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Subprime Mortgage Crisis Takes Toll on Securities

[Dec 10, 2007.]


A new report indicates that securities backed by subprime mortgages are definitely underperforming. The disappointing news appears to be the result of three primary factors: decreasing home prices, expanded high-risk loan products, and substandard underwriting.

The report is the work of Fitch Ratings, a leading credit rating agency. The report indicates 70% of subprime mortgages were extended to areas where housing prices have plunged in the last year. Subprime loans are those loans that are offered to customers with shaky credit histories. Minorities represent a disproportionate number of subprime loan-holders.

Areas where home prices are declining also have much higher delinquency rates. According to Fitch, the higher the loan-to-value ratio, the worse the performance of the loans.

A number of loans were offered to consumers with limited income and sketchy asset documentation. Unfortunately, while these consumers might have had the best of intentions, they have often been unable to keep up with their monthly mortgage payments.

The situation is actually expected to worsen in the coming months. That's because a number of adjustable-rate mortgages will be resetting to much higher interest rates. As a result, home owners may face jumps of $200-$300 in their monthly mortgage payments.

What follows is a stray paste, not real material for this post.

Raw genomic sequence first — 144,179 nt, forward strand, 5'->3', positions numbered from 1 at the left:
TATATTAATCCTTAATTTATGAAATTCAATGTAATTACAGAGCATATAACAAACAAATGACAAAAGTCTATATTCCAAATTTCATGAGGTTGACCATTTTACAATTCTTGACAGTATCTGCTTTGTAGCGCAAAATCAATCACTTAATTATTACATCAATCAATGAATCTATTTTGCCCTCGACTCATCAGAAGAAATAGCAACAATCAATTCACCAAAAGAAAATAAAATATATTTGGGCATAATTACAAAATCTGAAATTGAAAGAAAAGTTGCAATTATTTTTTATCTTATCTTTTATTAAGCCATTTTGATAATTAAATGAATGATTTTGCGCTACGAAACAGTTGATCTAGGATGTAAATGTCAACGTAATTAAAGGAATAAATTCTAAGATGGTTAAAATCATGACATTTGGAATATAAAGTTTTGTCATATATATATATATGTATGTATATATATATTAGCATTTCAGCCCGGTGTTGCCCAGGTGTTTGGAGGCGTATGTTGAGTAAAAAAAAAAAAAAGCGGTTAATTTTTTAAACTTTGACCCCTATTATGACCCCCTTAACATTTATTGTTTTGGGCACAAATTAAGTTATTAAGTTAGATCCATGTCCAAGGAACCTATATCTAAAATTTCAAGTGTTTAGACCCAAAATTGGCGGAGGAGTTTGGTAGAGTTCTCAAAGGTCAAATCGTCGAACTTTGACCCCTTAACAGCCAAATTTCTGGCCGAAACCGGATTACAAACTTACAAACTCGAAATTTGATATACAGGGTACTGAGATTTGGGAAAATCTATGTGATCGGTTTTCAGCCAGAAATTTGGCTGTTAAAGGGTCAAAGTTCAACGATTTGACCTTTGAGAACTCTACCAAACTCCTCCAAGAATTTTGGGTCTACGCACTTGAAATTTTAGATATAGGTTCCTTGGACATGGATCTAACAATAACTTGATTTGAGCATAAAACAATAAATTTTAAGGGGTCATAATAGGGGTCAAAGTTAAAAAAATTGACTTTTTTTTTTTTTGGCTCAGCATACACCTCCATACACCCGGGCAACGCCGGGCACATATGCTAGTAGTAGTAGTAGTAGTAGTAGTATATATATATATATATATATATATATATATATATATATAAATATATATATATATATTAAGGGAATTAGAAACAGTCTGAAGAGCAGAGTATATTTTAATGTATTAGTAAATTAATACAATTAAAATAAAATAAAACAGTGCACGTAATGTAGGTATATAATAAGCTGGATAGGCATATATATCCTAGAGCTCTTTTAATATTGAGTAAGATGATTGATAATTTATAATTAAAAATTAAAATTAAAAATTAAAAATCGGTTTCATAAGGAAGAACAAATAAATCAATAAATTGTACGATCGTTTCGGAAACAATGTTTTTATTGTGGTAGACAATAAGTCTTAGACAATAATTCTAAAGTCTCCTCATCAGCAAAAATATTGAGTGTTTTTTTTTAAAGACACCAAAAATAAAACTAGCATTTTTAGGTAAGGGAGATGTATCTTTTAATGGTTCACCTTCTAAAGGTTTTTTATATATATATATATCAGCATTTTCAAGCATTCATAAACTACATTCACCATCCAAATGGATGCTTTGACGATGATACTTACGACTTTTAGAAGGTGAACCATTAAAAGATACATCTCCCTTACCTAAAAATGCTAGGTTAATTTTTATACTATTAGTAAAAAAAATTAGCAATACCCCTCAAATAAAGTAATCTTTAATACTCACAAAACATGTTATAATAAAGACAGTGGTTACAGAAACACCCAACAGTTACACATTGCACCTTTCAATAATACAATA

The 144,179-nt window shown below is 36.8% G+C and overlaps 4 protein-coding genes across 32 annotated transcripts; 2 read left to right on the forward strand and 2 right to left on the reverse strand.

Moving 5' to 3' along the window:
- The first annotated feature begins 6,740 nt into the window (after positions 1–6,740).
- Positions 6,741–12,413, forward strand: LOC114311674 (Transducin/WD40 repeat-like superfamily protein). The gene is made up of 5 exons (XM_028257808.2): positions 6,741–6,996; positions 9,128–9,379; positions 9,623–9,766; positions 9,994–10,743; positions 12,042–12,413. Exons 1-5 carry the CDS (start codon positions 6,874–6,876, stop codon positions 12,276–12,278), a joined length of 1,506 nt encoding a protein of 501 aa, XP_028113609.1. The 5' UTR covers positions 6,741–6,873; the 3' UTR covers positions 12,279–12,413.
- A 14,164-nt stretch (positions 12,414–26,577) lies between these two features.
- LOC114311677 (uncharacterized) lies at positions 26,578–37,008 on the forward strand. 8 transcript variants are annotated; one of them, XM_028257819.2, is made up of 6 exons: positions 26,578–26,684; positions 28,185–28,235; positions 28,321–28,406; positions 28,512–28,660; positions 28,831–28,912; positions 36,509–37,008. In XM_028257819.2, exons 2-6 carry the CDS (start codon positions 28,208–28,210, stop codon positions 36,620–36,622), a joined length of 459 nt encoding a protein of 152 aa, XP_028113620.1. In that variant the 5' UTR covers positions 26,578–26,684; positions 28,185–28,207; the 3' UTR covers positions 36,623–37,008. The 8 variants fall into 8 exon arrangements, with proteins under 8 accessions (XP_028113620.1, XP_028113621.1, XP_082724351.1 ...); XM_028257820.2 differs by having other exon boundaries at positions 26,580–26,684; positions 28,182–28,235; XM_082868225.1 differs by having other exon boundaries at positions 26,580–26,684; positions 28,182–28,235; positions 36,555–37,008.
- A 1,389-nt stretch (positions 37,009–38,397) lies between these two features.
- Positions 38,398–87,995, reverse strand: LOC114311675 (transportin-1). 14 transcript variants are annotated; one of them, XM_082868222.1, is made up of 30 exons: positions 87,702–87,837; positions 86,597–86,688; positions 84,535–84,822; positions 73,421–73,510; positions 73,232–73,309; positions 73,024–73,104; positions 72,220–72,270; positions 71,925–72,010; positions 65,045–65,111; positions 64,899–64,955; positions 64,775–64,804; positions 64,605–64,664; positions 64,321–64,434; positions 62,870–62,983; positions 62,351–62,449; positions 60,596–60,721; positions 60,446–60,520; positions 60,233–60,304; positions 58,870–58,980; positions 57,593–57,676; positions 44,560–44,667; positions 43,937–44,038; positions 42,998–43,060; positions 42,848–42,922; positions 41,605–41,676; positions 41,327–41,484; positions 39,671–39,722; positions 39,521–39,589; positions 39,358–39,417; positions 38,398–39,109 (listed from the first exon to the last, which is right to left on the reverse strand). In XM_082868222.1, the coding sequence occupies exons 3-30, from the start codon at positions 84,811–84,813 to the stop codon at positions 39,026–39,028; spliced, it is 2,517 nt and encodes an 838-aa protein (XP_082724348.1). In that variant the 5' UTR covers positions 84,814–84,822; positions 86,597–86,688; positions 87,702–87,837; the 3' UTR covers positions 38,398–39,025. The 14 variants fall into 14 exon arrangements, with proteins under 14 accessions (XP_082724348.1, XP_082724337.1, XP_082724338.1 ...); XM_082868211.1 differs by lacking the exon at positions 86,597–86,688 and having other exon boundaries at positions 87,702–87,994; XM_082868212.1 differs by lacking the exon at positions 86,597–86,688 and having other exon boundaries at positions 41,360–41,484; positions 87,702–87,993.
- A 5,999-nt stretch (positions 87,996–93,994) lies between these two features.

Fitch reports that this resetting will propel delinquencies and foreclosures "substantially above current levels."
The crisis has become a prime concern on Capitol Hill, where lawmakers are pushing for a plan designed to help consumers avoid foreclosure. A number of industry watchers predict that the current housing crisis will continue until at least the middle of next year.

There is also concern that the housing slump will lead to a national recession. So far, the fallout from the housing crisis has been limited to those industries directly related to the housing industry but, over the coming months, that could change. In an attempt to avert a deeper crisis, the Federal Reserve cut interest rates twice in six weeks. The Fed will meet again in December, but some economists believe that it is unlikely the board will opt for another rate reduction.

Julie Ann Amos
December 10th 2007

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